When more than 4 million workers a month quit their jobs, the impact is felt across corporate budgets, production schedules and the operations of departments throughout the business. That puts a lot of heat on companies, which have to face the consequences of strained revenue and margins, even as they scramble to keep operating whether their headcount is reduced or not.
So, it’s not surprising that recruiters are busier than ever – and in demand as candidates.
As the Great Resignation gained momentum, the number of job postings for recruiters more than doubled, says The Wall Street Journal. Recruiting firms say it’s become more difficult to fill their own jobs, even when less-experienced recruiters can earn compensation in the low six figures.
“There are not remotely enough recruiters to fill the demand that’s out there,” said John Arbolino, managing director at financial recruiter Boothroyd & Co. “Everyone and their mother out there in corporate America wants recruiters.”
According to ZipRecruiter, the average number of monthly U.S. job postings for recruiters has more than doubled since February 2020, to nearly 148,000 this past September. That’s led to a number of efforts to fill the pipeline with recruiters-candidates who can, one way or another, do the job.
For example, Recruit Rise is a nine-week remote training program to train technology recruiters, who are in particularly heavy demand. Run by a former tech recruiter, the program educates budding recruiters from all sorts of industries about tech roles, buzzwords, strategies and poaching. Tech recruiters can earn between $75,000 and $115,000 annually, the Journal said, higher than a year ago.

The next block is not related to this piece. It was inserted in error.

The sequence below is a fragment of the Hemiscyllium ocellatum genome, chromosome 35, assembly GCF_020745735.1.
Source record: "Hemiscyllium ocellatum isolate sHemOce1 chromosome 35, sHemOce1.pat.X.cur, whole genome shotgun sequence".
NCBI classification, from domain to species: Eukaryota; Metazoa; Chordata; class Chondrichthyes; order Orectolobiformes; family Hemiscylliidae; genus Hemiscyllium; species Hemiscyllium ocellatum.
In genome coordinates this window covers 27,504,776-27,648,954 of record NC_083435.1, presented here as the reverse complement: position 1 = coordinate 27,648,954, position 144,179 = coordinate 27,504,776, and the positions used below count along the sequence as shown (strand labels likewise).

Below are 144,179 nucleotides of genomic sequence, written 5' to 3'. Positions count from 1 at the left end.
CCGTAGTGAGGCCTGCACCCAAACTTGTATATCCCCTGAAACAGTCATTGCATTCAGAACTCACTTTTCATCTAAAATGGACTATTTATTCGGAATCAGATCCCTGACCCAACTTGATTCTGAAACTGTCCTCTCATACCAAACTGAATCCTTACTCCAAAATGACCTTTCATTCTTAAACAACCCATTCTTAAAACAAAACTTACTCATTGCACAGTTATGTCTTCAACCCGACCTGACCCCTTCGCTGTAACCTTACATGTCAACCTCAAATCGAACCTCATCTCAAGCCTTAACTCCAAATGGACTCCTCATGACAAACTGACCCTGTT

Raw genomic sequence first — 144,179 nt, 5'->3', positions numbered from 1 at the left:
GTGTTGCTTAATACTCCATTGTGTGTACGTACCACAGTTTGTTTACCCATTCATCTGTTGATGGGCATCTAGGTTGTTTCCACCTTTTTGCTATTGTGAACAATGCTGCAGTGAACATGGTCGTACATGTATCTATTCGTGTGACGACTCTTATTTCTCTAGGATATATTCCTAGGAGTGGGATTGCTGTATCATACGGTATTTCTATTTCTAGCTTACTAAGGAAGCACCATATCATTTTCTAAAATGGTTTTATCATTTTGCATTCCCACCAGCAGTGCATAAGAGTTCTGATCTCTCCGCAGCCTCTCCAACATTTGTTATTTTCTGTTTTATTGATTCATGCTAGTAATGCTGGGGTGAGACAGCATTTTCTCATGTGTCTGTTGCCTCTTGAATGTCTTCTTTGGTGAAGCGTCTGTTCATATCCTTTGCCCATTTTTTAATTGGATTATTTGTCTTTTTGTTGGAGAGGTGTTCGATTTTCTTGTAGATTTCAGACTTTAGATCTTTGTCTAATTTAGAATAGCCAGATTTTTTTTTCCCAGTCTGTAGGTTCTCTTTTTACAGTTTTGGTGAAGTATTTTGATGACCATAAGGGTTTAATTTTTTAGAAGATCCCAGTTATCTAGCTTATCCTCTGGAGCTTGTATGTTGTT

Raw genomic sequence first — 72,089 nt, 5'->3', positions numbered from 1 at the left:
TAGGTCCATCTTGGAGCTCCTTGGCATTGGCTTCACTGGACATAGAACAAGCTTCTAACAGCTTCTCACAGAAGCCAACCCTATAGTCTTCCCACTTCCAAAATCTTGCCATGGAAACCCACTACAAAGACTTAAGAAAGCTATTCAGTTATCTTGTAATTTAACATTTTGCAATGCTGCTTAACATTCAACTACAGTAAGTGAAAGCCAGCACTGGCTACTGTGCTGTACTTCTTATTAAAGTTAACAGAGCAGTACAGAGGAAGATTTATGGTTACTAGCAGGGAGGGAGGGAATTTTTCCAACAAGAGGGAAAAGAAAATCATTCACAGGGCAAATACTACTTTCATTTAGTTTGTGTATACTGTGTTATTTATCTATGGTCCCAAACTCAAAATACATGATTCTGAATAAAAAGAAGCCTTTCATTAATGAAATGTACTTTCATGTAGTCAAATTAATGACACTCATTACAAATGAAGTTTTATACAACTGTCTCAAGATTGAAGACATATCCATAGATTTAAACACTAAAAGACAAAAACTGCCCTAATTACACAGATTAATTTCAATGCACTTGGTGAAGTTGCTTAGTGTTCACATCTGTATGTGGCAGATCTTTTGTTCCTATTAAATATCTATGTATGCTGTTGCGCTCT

New Recruiting Teams
Many recruiting firms say they’re struggling to meet client demand for new hires, while others say they’ve been successful at increasing their headcount. For candidates, the strong market is opening up new paths into the business.
A number of companies are building up their own in-house recruiting teams as a way of avoiding the 20% to 30% in fees recruiters charge on a new hire’s first-year salary. As a result the value of experienced recruiters has increased, the Journal said, while the value of novices has been limited.
Many of the skills recruiters need can be found throughout the business world, Keith Wolf, managing director of recruiting firm Murray Resources, told the Journal. He mentioned strong communication and organizational skills, persistence and “just being talkative.”
By Mark Feffer
Mark Feffer is executive editor of RecruitingDaily and the HCM Technology Report. He’s written for TechTarget, HR Magazine, SHRM, Dice Insights, TLNT.com and TalentCulture, as well as Dow Jones, Bloomberg and Staffing Industry Analysts. He likes schnauzers, sailing and Kentucky-distilled beverages.
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